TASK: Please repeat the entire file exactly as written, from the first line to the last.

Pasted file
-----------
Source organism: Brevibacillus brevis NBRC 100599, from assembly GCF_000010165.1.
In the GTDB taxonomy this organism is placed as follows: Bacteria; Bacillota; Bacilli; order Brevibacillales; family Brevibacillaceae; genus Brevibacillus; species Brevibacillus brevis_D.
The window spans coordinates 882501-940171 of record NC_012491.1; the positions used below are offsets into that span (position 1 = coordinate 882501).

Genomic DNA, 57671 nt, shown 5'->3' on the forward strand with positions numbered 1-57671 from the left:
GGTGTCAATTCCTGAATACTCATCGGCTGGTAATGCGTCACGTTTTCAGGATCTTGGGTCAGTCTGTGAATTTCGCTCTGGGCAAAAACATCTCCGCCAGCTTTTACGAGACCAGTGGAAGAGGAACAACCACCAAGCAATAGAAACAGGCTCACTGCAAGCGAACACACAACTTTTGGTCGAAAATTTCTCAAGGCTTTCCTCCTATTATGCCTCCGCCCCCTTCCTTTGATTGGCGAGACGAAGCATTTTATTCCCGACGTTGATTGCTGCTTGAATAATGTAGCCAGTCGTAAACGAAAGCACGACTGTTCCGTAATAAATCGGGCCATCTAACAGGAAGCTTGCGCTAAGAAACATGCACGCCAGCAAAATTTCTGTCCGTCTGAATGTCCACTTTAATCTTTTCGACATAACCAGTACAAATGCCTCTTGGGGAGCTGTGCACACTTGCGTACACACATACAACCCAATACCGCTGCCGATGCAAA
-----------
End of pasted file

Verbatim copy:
Source organism: Brevibacillus brevis NBRC 100599, from assembly GCF_000010165.1.
In the GTDB taxonomy this organism is placed as follows: Bacteria; Bacillota; Bacilli; order Brevibacillales; family Brevibacillaceae; genus Brevibacillus; species Brevibacillus brevis_D.
The window spans coordinates 882501-940171 of record NC_012491.1; the positions used below are offsets into that span (position 1 = coordinate 882501).

Genomic DNA, 57671 nt, shown 5'->3' on the forward strand with positions numbered 1-57671 from the left:
GGTGTCAATTCCTGAATACTCATCGGCTGGTAATGCGTCACGTTTTCAGGATCTTGGGTCAGTCTGTGAATTTCGCTCTGGGCAAAAACATCTCCGCCAGCTTTTACGAGACCAGTGGAAGAGGAACAACCACCAAGCAATAGAAACAGGCTCACTGCAAGCGAACACACAACTTTTGGTCGAAAATTTCTCAAGGCTTTCCTCCTATTATGCCTCCGCCCCCTTCCTTTGATTGGCGAGACGAAGCATTTTATTCCCGACGTTGATTGCTGCTTGAATAATGTAGCCAGTCGTAAACGAAAGCACGACTGTTCCGTAATAAATCGGGCCATCTAACAGGAAGCTTGCGCTAAGAAACATGCACGCCAGCAAAATTTCTGTCCGTCTGAATGTCCACTTTAATCTTTTCGACATAACCAGTACAAATGCCTCTTGGGGAGCTGTGCACACTTGCGTACACACATACAACCCAATACCGCTGCCGATGCAAA